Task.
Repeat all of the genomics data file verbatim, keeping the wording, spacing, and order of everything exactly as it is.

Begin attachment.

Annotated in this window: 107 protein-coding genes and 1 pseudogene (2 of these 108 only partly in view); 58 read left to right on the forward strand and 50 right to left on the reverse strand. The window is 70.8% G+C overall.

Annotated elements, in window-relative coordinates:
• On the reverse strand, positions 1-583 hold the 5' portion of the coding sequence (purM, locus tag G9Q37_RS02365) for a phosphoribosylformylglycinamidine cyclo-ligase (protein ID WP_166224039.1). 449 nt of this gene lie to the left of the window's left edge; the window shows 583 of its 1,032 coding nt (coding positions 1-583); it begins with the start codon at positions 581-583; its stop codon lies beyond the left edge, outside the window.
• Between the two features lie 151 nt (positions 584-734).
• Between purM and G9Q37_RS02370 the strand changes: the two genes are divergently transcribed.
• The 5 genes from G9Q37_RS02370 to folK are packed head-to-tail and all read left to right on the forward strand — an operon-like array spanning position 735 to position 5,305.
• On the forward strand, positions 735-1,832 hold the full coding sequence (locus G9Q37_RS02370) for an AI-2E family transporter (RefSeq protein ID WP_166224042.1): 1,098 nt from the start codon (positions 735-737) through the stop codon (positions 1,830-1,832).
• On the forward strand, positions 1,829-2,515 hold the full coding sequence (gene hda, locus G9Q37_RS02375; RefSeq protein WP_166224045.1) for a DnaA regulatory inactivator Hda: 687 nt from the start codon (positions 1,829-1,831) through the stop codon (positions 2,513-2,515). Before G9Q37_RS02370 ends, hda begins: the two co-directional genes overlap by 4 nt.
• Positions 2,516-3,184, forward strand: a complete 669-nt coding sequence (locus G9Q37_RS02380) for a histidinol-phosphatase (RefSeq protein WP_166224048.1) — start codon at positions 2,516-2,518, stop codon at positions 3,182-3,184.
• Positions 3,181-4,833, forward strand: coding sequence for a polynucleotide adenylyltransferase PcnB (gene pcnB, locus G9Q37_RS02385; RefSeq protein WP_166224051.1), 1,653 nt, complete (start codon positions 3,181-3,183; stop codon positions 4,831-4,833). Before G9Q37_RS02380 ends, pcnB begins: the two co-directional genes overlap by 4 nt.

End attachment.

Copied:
Annotated in this window: 107 protein-coding genes and 1 pseudogene (2 of these 108 only partly in view); 58 read left to right on the forward strand and 50 right to left on the reverse strand. The window is 70.8% G+C overall.

Annotated elements, in window-relative coordinates:
• On the reverse strand, positions 1-583 hold the 5' portion of the coding sequence (purM, locus tag G9Q37_RS02365) for a phosphoribosylformylglycinamidine cyclo-ligase (protein ID WP_166224039.1). 449 nt of this gene lie to the left of the window's left edge; the window shows 583 of its 1,032 coding nt (coding positions 1-583); it begins with the start codon at positions 581-583; its stop codon lies beyond the left edge, outside the window.
• Between the two features lie 151 nt (positions 584-734).
• Between purM and G9Q37_RS02370 the strand changes: the two genes are divergently transcribed.
• The 5 genes from G9Q37_RS02370 to folK are packed head-to-tail and all read left to right on the forward strand — an operon-like array spanning position 735 to position 5,305.
• On the forward strand, positions 735-1,832 hold the full coding sequence (locus G9Q37_RS02370) for an AI-2E family transporter (RefSeq protein ID WP_166224042.1): 1,098 nt from the start codon (positions 735-737) through the stop codon (positions 1,830-1,832).
• On the forward strand, positions 1,829-2,515 hold the full coding sequence (gene hda, locus G9Q37_RS02375; RefSeq protein WP_166224045.1) for a DnaA regulatory inactivator Hda: 687 nt from the start codon (positions 1,829-1,831) through the stop codon (positions 2,513-2,515). Before G9Q37_RS02370 ends, hda begins: the two co-directional genes overlap by 4 nt.
• Positions 2,516-3,184, forward strand: a complete 669-nt coding sequence (locus G9Q37_RS02380) for a histidinol-phosphatase (RefSeq protein WP_166224048.1) — start codon at positions 2,516-2,518, stop codon at positions 3,182-3,184.
• Positions 3,181-4,833, forward strand: coding sequence for a polynucleotide adenylyltransferase PcnB (gene pcnB, locus G9Q37_RS02385; RefSeq protein WP_166224051.1), 1,653 nt, complete (start codon positions 3,181-3,183; stop codon positions 4,831-4,833). Before G9Q37_RS02380 ends, pcnB begins: the two co-directional genes overlap by 4 nt.